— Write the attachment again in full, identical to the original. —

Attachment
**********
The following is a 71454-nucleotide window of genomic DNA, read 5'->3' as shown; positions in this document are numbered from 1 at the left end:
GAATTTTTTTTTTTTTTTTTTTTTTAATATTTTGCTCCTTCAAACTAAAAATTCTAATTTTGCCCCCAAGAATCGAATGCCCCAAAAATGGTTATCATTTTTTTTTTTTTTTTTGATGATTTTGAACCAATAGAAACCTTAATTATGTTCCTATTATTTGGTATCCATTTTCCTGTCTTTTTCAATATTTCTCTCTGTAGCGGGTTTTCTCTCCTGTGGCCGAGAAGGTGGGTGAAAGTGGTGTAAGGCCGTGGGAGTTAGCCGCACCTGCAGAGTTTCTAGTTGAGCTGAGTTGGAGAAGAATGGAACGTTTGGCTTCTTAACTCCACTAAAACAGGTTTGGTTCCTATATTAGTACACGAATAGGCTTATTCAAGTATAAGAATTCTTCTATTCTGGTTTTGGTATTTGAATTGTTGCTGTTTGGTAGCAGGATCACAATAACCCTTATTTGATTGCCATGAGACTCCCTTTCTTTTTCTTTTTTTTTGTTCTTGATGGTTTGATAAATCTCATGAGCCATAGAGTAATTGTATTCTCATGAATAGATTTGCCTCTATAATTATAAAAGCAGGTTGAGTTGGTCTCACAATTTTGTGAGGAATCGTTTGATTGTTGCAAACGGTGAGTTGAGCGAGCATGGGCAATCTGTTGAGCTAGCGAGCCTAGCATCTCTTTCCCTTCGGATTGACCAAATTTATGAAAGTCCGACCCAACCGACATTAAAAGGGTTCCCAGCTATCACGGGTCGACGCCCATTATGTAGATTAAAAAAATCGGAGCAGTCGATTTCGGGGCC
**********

The following is a 71454-nucleotide window of genomic DNA, read 5'->3' as shown; positions in this document are numbered from 1 at the left end:
GAATTTTTTTTTTTTTTTTTTTTTTAATATTTTGCTCCTTCAAACTAAAAATTCTAATTTTGCCCCCAAGAATCGAATGCCCCAAAAATGGTTATCATTTTTTTTTTTTTTTTTGATGATTTTGAACCAATAGAAACCTTAATTATGTTCCTATTATTTGGTATCCATTTTCCTGTCTTTTTCAATATTTCTCTCTGTAGCGGGTTTTCTCTCCTGTGGCCGAGAAGGTGGGTGAAAGTGGTGTAAGGCCGTGGGAGTTAGCCGCACCTGCAGAGTTTCTAGTTGAGCTGAGTTGGAGAAGAATGGAACGTTTGGCTTCTTAACTCCACTAAAACAGGTTTGGTTCCTATATTAGTACACGAATAGGCTTATTCAAGTATAAGAATTCTTCTATTCTGGTTTTGGTATTTGAATTGTTGCTGTTTGGTAGCAGGATCACAATAACCCTTATTTGATTGCCATGAGACTCCCTTTCTTTTTCTTTTTTTTTGTTCTTGATGGTTTGATAAATCTCATGAGCCATAGAGTAATTGTATTCTCATGAATAGATTTGCCTCTATAATTATAAAAGCAGGTTGAGTTGGTCTCACAATTTTGTGAGGAATCGTTTGATTGTTGCAAACGGTGAGTTGAGCGAGCATGGGCAATCTGTTGAGCTAGCGAGCCTAGCATCTCTTTCCCTTCGGATTGACCAAATTTATGAAAGTCCGACCCAACCGACATTAAAAGGGTTCCCAGCTATCACGGGTCGACGCCCATTATGTAGATTAAAAAAATCGGAGCAGTCGATTTCGGGGCC